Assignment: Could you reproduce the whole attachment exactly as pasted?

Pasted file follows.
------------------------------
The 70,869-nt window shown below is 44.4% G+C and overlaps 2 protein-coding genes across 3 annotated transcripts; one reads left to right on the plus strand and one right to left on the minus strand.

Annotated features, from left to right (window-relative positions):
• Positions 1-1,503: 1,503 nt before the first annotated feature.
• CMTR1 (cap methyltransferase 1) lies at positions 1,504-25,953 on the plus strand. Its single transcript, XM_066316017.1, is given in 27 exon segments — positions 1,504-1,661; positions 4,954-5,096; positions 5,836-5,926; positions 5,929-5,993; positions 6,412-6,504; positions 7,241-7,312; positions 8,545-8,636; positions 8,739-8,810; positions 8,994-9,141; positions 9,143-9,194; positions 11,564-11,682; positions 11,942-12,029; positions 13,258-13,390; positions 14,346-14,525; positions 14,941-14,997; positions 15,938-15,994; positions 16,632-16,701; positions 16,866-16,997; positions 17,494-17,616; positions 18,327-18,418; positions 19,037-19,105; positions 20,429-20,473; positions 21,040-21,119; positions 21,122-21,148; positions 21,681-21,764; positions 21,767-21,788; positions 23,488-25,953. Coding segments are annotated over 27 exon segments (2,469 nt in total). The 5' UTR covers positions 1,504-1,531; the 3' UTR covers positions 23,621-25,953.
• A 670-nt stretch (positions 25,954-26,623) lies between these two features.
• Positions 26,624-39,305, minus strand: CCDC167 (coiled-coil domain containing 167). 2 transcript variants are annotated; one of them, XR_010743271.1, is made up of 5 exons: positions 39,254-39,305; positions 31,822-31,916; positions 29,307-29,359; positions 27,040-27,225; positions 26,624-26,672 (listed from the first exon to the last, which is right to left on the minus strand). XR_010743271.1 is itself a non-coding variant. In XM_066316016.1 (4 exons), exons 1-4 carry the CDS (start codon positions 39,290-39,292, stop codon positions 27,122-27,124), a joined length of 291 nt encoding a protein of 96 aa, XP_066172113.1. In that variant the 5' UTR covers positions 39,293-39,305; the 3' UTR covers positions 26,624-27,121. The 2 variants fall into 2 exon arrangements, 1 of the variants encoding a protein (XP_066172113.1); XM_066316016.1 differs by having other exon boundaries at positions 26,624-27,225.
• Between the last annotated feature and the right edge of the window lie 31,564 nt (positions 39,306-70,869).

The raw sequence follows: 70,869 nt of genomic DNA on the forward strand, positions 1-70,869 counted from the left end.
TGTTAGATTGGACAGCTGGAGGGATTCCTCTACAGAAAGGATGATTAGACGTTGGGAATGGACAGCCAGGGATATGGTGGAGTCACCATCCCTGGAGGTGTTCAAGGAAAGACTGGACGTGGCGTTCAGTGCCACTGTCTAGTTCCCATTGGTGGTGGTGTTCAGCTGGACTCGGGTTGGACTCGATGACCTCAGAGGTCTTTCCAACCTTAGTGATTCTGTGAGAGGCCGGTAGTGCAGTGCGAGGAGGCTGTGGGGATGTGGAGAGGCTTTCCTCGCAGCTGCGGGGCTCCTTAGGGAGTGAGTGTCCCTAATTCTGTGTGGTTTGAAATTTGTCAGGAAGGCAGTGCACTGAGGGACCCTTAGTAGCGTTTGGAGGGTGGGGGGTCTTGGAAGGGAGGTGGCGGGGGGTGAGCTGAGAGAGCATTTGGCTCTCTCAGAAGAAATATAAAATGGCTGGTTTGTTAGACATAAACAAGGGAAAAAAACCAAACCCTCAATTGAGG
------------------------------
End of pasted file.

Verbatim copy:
The 70,869-nt window shown below is 44.4% G+C and overlaps 2 protein-coding genes across 3 annotated transcripts; one reads left to right on the plus strand and one right to left on the minus strand.

Annotated features, from left to right (window-relative positions):
• Positions 1-1,503: 1,503 nt before the first annotated feature.
• CMTR1 (cap methyltransferase 1) lies at positions 1,504-25,953 on the plus strand. Its single transcript, XM_066316017.1, is given in 27 exon segments — positions 1,504-1,661; positions 4,954-5,096; positions 5,836-5,926; positions 5,929-5,993; positions 6,412-6,504; positions 7,241-7,312; positions 8,545-8,636; positions 8,739-8,810; positions 8,994-9,141; positions 9,143-9,194; positions 11,564-11,682; positions 11,942-12,029; positions 13,258-13,390; positions 14,346-14,525; positions 14,941-14,997; positions 15,938-15,994; positions 16,632-16,701; positions 16,866-16,997; positions 17,494-17,616; positions 18,327-18,418; positions 19,037-19,105; positions 20,429-20,473; positions 21,040-21,119; positions 21,122-21,148; positions 21,681-21,764; positions 21,767-21,788; positions 23,488-25,953. Coding segments are annotated over 27 exon segments (2,469 nt in total). The 5' UTR covers positions 1,504-1,531; the 3' UTR covers positions 23,621-25,953.
• A 670-nt stretch (positions 25,954-26,623) lies between these two features.
• Positions 26,624-39,305, minus strand: CCDC167 (coiled-coil domain containing 167). 2 transcript variants are annotated; one of them, XR_010743271.1, is made up of 5 exons: positions 39,254-39,305; positions 31,822-31,916; positions 29,307-29,359; positions 27,040-27,225; positions 26,624-26,672 (listed from the first exon to the last, which is right to left on the minus strand). XR_010743271.1 is itself a non-coding variant. In XM_066316016.1 (4 exons), exons 1-4 carry the CDS (start codon positions 39,290-39,292, stop codon positions 27,122-27,124), a joined length of 291 nt encoding a protein of 96 aa, XP_066172113.1. In that variant the 5' UTR covers positions 39,293-39,305; the 3' UTR covers positions 26,624-27,121. The 2 variants fall into 2 exon arrangements, 1 of the variants encoding a protein (XP_066172113.1); XM_066316016.1 differs by having other exon boundaries at positions 26,624-27,225.
• Between the last annotated feature and the right edge of the window lie 31,564 nt (positions 39,306-70,869).

The raw sequence follows: 70,869 nt of genomic DNA on the forward strand, positions 1-70,869 counted from the left end.
TGTTAGATTGGACAGCTGGAGGGATTCCTCTACAGAAAGGATGATTAGACGTTGGGAATGGACAGCCAGGGATATGGTGGAGTCACCATCCCTGGAGGTGTTCAAGGAAAGACTGGACGTGGCGTTCAGTGCCACTGTCTAGTTCCCATTGGTGGTGGTGTTCAGCTGGACTCGGGTTGGACTCGATGACCTCAGAGGTCTTTCCAACCTTAGTGATTCTGTGAGAGGCCGGTAGTGCAGTGCGAGGAGGCTGTGGGGATGTGGAGAGGCTTTCCTCGCAGCTGCGGGGCTCCTTAGGGAGTGAGTGTCCCTAATTCTGTGTGGTTTGAAATTTGTCAGGAAGGCAGTGCACTGAGGGACCCTTAGTAGCGTTTGGAGGGTGGGGGGTCTTGGAAGGGAGGTGGCGGGGGGTGAGCTGAGAGAGCATTTGGCTCTCTCAGAAGAAATATAAAATGGCTGGTTTGTTAGACATAAACAAGGGAAAAAAACCAAACCCTCAATTGAGG